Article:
With the advancement of online and mobile channels, there is concern that private banks may fail to keep pace
Private Banks have a responsibility to protect the financial assets and information of customers who demand privacy and security, but they must also deliver a simple and easy user experience. User authentication lies at the core of this challenge.
A balancing act
Private banking clients tend to be reluctant about adopting digital banking channels, especially for high-risk transactions. A younger cohort expect the integration of social, payments and banking digital platforms due to speed and convenience. Banks are therefore under increasing pressure to simultaneously streamline digital interactions while ensuring that their security measures do not expose their customers to fraud.
In addition to maintaining the delicate balance between customer expectations and strong security measures, banks are grappling with the latest regulatory challenge in the form of PSD2. In Europe, the revised Payment Services Directive (PSD2) heralds an era of open banking which aims to promote competition and customer-centric innovation. Banks will be mandated to share the information they have become accustomed to hoarding; a new era of transparency and innovation is envisioned. Of course, with these changes come new hurdles, especially regarding security.
Open banking will require stronger user and transaction authentication. But the perceived friction inherent in two-factor authentication is a concern to private banking security groups, which are reluctant to institute additional steps to their user authentication process at risk of sacrificing usability.
Is technology the answer?
Biometrics is a leap forward in usability but the approach is not, on its own, much more secure than the old-fashioned password. A biometrics-protected mobile app does not transmit the record for server-side matching; it simply attests that the fingerprint or voice pattern has been matched on the device. The concern is that fraudsters can very easily attest the same thing – without matching anything at all.
Machine learning technology has seen significant advancements with the ability to now produce data on user behavior and the state of devices used. This approach is attractive to banks because the data it requires to make a risk assessment is collected without the users’ direct involvement. This could allow them to access at least some digital services with low to no friction.
There are, however, risks associated. A false positive could result in an account breach; a false negative in a declined transaction. Card issuers are suffering major losses as consumers turn to competing institutions’ cards out of frustration caused by clumsy risk-based authentication.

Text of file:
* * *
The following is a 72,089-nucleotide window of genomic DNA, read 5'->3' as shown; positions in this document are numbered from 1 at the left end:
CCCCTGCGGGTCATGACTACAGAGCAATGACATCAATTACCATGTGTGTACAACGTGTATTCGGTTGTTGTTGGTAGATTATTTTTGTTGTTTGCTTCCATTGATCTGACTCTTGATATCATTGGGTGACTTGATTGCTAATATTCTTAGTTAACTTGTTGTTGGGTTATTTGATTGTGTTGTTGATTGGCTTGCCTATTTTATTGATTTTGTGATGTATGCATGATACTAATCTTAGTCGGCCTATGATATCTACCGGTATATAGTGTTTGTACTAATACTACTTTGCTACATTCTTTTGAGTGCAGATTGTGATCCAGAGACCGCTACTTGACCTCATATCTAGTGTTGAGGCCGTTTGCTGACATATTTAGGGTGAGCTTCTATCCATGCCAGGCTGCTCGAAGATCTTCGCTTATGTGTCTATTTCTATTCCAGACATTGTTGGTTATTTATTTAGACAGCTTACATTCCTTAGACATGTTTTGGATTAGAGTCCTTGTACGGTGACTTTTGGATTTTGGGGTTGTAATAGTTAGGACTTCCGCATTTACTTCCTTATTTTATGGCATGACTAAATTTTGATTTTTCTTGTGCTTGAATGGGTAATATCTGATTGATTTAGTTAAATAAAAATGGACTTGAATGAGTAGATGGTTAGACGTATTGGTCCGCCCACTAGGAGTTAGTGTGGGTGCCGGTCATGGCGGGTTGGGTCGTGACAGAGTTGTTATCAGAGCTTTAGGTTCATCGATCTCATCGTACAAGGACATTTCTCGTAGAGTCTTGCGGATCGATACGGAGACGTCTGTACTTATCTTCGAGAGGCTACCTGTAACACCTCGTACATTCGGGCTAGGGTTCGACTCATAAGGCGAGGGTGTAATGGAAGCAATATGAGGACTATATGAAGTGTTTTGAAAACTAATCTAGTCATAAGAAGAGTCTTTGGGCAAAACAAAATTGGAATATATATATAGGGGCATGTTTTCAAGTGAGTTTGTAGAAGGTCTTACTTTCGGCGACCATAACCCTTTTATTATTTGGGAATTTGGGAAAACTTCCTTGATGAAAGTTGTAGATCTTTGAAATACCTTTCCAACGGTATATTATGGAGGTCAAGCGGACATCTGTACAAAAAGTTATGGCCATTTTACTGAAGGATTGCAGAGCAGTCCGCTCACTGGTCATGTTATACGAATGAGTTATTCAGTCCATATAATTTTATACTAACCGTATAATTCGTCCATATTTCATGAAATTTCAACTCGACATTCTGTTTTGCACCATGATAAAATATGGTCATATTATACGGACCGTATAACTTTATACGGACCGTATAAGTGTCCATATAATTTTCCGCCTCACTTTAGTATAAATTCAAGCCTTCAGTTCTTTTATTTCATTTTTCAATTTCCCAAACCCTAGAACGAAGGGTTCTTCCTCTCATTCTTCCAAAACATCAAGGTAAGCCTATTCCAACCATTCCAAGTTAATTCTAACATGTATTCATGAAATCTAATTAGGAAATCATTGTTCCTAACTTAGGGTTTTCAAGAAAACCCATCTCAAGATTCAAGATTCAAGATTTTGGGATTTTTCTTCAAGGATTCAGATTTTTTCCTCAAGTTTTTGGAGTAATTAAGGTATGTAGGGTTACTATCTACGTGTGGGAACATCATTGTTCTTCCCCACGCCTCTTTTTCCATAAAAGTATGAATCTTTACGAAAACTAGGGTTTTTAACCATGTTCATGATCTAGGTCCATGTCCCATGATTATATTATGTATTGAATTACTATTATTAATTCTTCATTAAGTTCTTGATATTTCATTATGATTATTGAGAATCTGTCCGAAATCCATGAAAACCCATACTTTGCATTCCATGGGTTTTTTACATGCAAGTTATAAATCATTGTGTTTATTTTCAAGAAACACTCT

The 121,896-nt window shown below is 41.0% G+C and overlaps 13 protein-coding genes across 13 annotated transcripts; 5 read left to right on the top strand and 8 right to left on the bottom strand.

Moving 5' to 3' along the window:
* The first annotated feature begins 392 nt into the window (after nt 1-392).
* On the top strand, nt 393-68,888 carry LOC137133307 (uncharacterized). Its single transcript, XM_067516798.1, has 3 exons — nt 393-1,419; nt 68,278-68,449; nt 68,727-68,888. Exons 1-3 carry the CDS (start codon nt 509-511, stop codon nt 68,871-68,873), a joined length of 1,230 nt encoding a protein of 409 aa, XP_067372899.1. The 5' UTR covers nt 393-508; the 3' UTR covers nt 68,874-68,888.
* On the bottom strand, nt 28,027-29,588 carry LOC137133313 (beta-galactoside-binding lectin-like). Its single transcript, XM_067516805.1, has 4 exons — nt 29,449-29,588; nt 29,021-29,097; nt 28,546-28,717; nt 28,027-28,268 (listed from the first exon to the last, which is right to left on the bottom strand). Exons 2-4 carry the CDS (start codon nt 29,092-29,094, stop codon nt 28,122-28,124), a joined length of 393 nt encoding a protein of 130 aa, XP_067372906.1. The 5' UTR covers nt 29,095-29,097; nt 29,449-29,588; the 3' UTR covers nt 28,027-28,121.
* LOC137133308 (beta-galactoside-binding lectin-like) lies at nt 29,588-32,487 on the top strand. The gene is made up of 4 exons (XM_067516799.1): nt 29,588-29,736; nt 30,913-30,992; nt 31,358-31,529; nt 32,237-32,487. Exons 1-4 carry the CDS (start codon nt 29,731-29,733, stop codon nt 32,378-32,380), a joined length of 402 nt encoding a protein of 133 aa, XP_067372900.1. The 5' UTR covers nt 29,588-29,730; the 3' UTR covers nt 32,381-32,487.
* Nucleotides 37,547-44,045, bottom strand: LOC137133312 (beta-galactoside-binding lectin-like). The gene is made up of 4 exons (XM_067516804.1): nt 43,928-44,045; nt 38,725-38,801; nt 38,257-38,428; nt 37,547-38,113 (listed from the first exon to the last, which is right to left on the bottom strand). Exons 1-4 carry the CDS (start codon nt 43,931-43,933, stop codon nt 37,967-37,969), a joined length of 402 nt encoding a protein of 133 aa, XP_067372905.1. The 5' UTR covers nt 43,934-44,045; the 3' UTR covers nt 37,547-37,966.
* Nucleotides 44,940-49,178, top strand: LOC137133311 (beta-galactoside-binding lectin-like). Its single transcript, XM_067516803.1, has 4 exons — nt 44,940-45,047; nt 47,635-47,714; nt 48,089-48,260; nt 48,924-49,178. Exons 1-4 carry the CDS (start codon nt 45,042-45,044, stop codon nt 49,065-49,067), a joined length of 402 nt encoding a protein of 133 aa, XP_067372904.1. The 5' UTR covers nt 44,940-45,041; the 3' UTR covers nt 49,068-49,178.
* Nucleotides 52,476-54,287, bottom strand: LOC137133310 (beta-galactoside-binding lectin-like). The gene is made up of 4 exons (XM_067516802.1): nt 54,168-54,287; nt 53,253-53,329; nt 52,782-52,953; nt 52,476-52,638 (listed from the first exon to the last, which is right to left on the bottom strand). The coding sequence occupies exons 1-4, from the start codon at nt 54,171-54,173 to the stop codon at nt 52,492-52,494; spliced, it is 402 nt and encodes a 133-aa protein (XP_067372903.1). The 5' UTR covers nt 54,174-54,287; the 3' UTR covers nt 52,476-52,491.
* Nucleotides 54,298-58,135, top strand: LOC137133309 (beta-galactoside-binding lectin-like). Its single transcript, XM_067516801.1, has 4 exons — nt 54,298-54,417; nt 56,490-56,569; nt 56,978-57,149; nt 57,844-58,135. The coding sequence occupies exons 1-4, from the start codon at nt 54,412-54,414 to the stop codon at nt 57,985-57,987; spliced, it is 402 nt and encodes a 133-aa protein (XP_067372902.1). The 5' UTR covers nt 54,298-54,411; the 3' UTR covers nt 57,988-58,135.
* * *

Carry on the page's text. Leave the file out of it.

Biometrics and transactional risk analysis can play valuable roles in a layered security approach, but step-up authentication must be in place to secure high-risk transactions. Not only is a 2FA approach necessitated, but in addition, regulators are endorsing methods that rely on fully out-of-band modes of authentication.
The cryptographic capabilities and rich user interfaces of the mobile phone offer so much more in terms of both security and ease of use. Many financial institutions are now embracing the potential of this device as they respond to changes in consumer preferences, fraud vectors and regulations.
Heading the global pack in adopting this approach to secure their mobile and online banking channels is the United Kingdom’s private banks. They’ve caught on to consumers demanding hassle-free, on-the-go access. Coutts and Investec have lead the charge by embracing the change required by PSD2, and have managed to stay ahead of the pack by embracing the power of mobile and adapting their security approach. Entersekt has been crucial in helping these banks translate stringent regulations into a highly secure, seamless authentication experience.
For institutions contemplating the changes that lie ahead, selecting an authentication solution that combines the best security with low user friction will allow for the smoothest possible navigation. The answer lies in deploying digital certificate technology to the mobile phone for out-of-band, multi-factor authentication, encrypted communication and advanced app security. In short: a highly sophisticated solution that appears deceptively simple to the end-user.
By: Frans Labuschagne, country manager United Kingdom and Ireland, Entersekt